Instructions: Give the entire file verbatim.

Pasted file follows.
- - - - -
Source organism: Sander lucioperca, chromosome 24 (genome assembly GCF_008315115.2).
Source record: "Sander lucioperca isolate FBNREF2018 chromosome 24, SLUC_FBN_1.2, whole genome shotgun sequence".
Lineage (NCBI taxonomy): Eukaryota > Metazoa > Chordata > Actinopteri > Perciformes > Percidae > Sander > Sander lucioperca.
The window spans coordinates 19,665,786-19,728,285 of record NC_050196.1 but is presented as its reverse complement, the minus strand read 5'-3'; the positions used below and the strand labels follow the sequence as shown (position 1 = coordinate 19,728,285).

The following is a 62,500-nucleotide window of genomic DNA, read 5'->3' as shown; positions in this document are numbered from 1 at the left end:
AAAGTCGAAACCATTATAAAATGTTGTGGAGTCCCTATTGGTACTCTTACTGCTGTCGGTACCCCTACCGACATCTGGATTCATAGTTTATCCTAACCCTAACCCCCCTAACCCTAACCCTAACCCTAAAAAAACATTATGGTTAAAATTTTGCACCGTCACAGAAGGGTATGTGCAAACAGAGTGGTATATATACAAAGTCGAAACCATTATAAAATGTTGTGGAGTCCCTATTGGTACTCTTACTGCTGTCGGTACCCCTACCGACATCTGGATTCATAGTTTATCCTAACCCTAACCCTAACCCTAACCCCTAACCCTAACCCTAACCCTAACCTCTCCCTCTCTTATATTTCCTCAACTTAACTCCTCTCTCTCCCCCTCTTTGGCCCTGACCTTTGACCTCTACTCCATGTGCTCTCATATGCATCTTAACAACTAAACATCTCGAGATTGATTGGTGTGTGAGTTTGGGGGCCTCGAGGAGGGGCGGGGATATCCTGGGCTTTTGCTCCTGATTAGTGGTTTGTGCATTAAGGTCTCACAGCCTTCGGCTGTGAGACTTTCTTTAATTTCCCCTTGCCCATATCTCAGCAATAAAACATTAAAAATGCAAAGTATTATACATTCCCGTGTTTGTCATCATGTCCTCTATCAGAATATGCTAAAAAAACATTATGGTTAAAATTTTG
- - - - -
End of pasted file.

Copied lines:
Source organism: Sander lucioperca, chromosome 24 (genome assembly GCF_008315115.2).
Source record: "Sander lucioperca isolate FBNREF2018 chromosome 24, SLUC_FBN_1.2, whole genome shotgun sequence".
Lineage (NCBI taxonomy): Eukaryota > Metazoa > Chordata > Actinopteri > Perciformes > Percidae > Sander > Sander lucioperca.
The window spans coordinates 19,665,786-19,728,285 of record NC_050196.1 but is presented as its reverse complement, the minus strand read 5'-3'; the positions used below and the strand labels follow the sequence as shown (position 1 = coordinate 19,728,285).

The following is a 62,500-nucleotide window of genomic DNA, read 5'->3' as shown; positions in this document are numbered from 1 at the left end:
AAAGTCGAAACCATTATAAAATGTTGTGGAGTCCCTATTGGTACTCTTACTGCTGTCGGTACCCCTACCGACATCTGGATTCATAGTTTATCCTAACCCTAACCCCCCTAACCCTAACCCTAACCCTAAAAAAACATTATGGTTAAAATTTTGCACCGTCACAGAAGGGTATGTGCAAACAGAGTGGTATATATACAAAGTCGAAACCATTATAAAATGTTGTGGAGTCCCTATTGGTACTCTTACTGCTGTCGGTACCCCTACCGACATCTGGATTCATAGTTTATCCTAACCCTAACCCTAACCCTAACCCCTAACCCTAACCCTAACCCTAACCTCTCCCTCTCTTATATTTCCTCAACTTAACTCCTCTCTCTCCCCCTCTTTGGCCCTGACCTTTGACCTCTACTCCATGTGCTCTCATATGCATCTTAACAACTAAACATCTCGAGATTGATTGGTGTGTGAGTTTGGGGGCCTCGAGGAGGGGCGGGGATATCCTGGGCTTTTGCTCCTGATTAGTGGTTTGTGCATTAAGGTCTCACAGCCTTCGGCTGTGAGACTTTCTTTAATTTCCCCTTGCCCATATCTCAGCAATAAAACATTAAAAATGCAAAGTATTATACATTCCCGTGTTTGTCATCATGTCCTCTATCAGAATATGCTAAAAAAACATTATGGTTAAAATTTTG